All teaching is about relationships. When teachers seek to foster healthy relationships with their students, they establish the emotional safety necessary to encourage risk-taking and empowerment. That empowerment is what helps convince students that their voice matters, that their rhetorical choices matter, and that their thoughtful addition to circulating knowledge is a civic and professional and personal responsibility.
I have more to learn in the classroom than I have to teach, and I make sure students know that—I’m working to create a community of learning.[i] The research tells us time and time again that the key factors in facilitating knowledge that students can apply to their own lives include: strong interpersonal skills, engaging teaching style, a strong knowledge of the nature of the lives and issues of those being served, an easy rapport based in respect for the students—the rhetoric of pedagogy. The classroom, then, is not just a place where information is exchanged; rather, it’s a place where relationships are forged through community, multiliteracies[ii], adaptability, rigor, responsiveness to student goals for coursework, reflective practice for re-envisioning,[iii] and mutual respect.
Technical communication is no exception, but I’ll add that the pursuit of technical communication is deeply philosophical— as are most things at their core. While I see the value inherent in many approaches, my technical writing pedagogy is a product of social-cognitive philosophies that value empowering students to be aware of their role as thoughtful actors of social change in their design and compositional processes. This pedagogy seeks to create awareness that writing is situated within cultural, political and professional motivating contexts[iv]. For example, I challenge students to problem solve[v] the challenge of circulated mis and disinformation by users of social media platforms. Students craft the research needed to make informed and responsible rhetorical decisions, employ technologies to develop a user’s matrix for public consumption (acting as both advocacy and promotional material), and conduct a social impact analysis to stay true to ethical and conscientious communication. The context is both professional and civic, honoring that our civic responsibilities don’t end when we punch the time clock.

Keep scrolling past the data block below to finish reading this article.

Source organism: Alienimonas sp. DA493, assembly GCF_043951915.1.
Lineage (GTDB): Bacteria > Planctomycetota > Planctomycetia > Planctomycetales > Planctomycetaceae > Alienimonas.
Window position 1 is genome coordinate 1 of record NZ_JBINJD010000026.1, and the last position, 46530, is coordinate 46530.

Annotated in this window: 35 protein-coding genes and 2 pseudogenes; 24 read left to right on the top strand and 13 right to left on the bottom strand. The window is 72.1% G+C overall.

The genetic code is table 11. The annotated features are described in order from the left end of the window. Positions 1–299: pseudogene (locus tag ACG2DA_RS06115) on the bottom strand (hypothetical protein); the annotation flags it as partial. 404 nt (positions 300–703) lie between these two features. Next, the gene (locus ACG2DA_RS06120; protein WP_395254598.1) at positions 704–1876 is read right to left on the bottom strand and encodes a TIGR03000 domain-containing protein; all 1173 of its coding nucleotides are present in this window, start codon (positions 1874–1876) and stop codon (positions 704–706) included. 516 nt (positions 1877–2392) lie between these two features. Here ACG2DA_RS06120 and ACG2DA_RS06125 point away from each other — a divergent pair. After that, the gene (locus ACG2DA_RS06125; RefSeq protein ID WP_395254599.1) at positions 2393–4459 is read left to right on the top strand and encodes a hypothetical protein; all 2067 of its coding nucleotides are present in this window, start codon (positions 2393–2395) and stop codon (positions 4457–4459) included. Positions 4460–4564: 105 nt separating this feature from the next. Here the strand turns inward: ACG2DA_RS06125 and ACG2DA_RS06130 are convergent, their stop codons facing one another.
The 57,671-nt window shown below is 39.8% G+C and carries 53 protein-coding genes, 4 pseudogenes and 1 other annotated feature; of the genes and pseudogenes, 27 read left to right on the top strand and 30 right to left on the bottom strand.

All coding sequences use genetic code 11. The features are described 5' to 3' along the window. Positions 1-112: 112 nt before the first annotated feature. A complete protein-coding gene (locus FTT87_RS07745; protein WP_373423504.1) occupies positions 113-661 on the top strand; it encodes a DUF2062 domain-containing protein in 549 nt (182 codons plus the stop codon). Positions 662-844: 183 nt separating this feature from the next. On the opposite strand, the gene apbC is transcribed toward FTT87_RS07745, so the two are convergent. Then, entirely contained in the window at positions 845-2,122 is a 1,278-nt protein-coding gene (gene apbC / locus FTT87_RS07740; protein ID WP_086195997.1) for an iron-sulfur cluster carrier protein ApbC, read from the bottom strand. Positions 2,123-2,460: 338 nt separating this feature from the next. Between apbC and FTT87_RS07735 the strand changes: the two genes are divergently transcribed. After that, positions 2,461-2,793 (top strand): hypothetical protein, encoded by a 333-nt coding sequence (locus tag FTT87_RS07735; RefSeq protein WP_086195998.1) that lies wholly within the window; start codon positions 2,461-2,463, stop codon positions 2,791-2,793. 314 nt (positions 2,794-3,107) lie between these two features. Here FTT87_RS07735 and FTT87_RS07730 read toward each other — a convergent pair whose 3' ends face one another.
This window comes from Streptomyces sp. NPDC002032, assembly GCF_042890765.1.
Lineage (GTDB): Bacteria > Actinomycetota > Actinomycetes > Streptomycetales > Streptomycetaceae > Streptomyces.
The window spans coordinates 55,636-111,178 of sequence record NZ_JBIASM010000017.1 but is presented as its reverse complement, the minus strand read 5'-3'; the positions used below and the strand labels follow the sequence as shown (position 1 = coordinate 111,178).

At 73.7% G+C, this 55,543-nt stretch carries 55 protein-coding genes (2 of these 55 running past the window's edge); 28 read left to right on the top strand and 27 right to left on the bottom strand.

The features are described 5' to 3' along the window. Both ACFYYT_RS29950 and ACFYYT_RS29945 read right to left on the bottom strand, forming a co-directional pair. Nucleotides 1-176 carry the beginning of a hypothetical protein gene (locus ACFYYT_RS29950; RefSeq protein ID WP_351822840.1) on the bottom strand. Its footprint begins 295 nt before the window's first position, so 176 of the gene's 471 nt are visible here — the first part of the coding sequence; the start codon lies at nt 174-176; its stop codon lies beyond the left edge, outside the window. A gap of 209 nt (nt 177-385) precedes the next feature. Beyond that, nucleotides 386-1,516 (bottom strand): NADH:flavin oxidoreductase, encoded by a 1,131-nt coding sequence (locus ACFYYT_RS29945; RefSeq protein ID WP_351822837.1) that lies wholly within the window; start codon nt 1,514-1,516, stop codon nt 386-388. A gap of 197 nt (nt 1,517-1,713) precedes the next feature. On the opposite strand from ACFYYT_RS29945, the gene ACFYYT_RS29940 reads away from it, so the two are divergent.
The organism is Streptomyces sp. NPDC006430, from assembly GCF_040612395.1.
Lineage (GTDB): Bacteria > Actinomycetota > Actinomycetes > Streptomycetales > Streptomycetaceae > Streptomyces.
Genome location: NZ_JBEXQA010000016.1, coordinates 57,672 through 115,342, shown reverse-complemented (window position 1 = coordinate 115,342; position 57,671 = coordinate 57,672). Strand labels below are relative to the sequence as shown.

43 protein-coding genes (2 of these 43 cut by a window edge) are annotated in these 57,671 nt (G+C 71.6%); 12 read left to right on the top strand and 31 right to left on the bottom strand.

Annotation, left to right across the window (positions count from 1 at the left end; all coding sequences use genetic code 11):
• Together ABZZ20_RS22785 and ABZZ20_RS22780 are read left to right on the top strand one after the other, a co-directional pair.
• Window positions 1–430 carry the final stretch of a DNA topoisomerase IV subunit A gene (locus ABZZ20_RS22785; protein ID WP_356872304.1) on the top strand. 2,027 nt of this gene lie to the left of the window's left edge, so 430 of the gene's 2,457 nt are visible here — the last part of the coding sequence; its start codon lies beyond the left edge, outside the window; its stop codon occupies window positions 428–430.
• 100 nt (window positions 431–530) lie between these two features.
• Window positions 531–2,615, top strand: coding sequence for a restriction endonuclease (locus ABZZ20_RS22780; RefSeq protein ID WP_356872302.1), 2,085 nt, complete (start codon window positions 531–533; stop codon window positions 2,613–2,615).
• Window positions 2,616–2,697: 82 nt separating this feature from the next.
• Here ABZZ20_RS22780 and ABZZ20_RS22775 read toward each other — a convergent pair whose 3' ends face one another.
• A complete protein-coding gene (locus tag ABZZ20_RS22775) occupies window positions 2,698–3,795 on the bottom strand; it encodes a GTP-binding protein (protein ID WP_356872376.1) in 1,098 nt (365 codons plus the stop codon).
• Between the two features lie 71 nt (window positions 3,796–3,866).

My pedagogy also reminds technical communicators that they are forging the relationships that matter in their own lives through their negotiation of rhetorical circumstances— that they are not invisible conduits of information, absent power and responsibility to others. They are rhetors who serve a distinct purpose, but must approach that purpose with a sense of their own agency, their own power and their own ethical heuristic.
Finally, my pedagogy is informed by Dewey who tells us that “we do not learn from experience… we learn from reflecting on experience” and I take his pragmatic advice into my daily practice. Reflective practice[vi] for students as well as my own reflective practice as a practitioner.[vii] Metacognitive awareness of self, agency, processes via reflection[viii] on succes and failure is a skill of life learners, inviting the re-envisioning that is a key feature of experienced writing processes.
My pedagogy is informed by theory in the broader field of Rhetoric and Composition as well. For example, my approach to teaching technical communication is inherently a rhetorical pursuit[ix]. I move the technical writing conversation away from one of transactional communication, focusing on solely the skills-driven “formal trappings” of genre and toward a rhetorical approach where the genre is situated in a particular discourse community in a specific situation, giving students practice with looking for rhetorical cues that help them learn to compose in any situation— even as those situations shift with employment, time, and public needs. Even an assignment like crafting instructions is about far more than genre, so I allow students to choose the media that best suits the object of instruction and their intended audience.
In a social context of constant change, we can offer no greater support that the gift of knowing how to learn. Our students will need the skill of adaptability and flexibility and rhetorical negotiation more than any other. And many of those new contexts within which they will negotiate their professional and personal identities is digital. Consequently, I approach technology in the classroom as a civic and professional necessity, promoting careful analysis of affordances and constraints, and an effort to instill a responsibility in students to develop and use technologies that reflect humanistic values[x] to invent the spaces of technology, not to be invented by others[xi]. Technology is so often the catalyst of new rhetorical opportunities, but it can also be the catalyst for social oppression and must be monitored.